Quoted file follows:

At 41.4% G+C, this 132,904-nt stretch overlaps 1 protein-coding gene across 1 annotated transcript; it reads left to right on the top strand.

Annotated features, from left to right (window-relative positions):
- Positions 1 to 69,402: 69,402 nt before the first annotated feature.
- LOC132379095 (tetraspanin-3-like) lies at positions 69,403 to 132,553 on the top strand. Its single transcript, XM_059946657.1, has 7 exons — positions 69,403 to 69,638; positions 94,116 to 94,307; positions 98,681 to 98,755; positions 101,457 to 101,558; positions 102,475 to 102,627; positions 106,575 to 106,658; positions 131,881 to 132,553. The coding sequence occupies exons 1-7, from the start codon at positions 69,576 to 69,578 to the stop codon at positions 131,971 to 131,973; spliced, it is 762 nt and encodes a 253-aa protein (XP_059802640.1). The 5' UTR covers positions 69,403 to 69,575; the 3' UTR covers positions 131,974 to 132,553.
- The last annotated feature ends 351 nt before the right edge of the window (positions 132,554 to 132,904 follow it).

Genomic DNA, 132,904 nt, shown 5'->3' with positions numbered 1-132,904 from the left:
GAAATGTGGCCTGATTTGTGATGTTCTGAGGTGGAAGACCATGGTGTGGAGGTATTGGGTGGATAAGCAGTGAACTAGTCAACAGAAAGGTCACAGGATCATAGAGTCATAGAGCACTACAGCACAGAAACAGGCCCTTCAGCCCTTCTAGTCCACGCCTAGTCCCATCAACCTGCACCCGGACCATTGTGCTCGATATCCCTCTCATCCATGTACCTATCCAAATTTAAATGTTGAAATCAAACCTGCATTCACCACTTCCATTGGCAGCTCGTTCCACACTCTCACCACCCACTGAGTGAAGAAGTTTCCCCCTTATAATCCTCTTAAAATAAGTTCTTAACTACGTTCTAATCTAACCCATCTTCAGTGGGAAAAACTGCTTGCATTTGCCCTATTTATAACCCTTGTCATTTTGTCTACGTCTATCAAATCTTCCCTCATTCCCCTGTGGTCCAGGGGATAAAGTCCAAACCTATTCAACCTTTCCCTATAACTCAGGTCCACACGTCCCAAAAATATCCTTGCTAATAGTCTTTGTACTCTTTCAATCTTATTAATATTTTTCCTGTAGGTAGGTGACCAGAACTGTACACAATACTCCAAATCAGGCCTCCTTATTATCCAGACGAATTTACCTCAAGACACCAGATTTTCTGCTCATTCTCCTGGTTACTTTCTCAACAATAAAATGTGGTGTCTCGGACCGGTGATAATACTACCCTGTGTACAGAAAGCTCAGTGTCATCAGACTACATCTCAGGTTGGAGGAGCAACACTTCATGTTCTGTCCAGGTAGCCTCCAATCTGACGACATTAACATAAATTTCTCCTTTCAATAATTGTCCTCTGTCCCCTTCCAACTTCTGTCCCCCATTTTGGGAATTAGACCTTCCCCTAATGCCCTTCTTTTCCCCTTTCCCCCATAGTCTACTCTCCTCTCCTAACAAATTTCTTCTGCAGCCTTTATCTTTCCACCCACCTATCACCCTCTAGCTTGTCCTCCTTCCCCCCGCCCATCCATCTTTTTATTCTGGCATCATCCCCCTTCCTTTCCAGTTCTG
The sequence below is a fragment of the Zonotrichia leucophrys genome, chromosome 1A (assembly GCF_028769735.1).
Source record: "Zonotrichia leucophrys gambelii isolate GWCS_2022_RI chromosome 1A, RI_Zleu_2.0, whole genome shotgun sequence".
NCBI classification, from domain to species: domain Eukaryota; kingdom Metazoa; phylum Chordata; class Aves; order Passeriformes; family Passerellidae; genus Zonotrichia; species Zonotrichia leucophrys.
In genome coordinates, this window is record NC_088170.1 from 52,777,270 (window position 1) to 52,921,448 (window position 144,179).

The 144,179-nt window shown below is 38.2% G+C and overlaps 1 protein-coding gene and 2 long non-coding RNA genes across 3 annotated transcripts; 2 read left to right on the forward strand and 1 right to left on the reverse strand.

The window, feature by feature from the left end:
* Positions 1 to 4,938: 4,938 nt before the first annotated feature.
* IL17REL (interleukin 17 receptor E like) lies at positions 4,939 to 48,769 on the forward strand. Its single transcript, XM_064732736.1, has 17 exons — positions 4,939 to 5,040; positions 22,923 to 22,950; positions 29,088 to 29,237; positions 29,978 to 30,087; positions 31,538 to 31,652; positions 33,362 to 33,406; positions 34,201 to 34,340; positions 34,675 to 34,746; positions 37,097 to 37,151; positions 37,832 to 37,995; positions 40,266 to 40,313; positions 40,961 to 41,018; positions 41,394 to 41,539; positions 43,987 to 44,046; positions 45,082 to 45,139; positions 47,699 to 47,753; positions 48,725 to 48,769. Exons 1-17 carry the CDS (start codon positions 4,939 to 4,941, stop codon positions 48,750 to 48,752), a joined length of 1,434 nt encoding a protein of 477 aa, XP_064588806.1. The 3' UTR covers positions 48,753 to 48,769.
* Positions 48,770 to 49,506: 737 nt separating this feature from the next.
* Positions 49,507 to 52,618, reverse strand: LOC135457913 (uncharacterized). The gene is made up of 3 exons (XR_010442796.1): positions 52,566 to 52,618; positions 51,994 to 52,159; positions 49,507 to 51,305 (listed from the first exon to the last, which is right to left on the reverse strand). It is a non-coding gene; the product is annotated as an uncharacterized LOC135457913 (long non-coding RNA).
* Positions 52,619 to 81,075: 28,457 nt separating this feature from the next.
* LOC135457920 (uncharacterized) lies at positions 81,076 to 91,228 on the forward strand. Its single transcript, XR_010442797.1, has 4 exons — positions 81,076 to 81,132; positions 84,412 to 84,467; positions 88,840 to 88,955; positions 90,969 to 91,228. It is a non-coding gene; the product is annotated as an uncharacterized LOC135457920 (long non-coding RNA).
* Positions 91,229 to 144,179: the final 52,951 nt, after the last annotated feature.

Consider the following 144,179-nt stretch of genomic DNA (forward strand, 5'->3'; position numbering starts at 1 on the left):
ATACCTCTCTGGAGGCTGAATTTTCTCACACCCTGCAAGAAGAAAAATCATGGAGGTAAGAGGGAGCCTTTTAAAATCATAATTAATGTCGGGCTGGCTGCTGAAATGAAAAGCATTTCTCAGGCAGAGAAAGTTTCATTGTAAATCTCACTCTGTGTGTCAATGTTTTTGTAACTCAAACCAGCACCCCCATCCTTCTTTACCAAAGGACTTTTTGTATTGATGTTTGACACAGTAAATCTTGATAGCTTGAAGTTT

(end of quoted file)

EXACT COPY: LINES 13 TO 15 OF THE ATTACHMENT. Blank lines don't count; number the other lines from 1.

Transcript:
The window, feature by feature from the left end:
* Positions 1 to 4,938: 4,938 nt before the first annotated feature.
* IL17REL (interleukin 17 receptor E like) lies at positions 4,939 to 48,769 on the forward strand. Its single transcript, XM_064732736.1, has 17 exons — positions 4,939 to 5,040; positions 22,923 to 22,950; positions 29,088 to 29,237; positions 29,978 to 30,087; positions 31,538 to 31,652; positions 33,362 to 33,406; positions 34,201 to 34,340; positions 34,675 to 34,746; positions 37,097 to 37,151; positions 37,832 to 37,995; positions 40,266 to 40,313; positions 40,961 to 41,018; positions 41,394 to 41,539; positions 43,987 to 44,046; positions 45,082 to 45,139; positions 47,699 to 47,753; positions 48,725 to 48,769. Exons 1-17 carry the CDS (start codon positions 4,939 to 4,941, stop codon positions 48,750 to 48,752), a joined length of 1,434 nt encoding a protein of 477 aa, XP_064588806.1. The 3' UTR covers positions 48,753 to 48,769.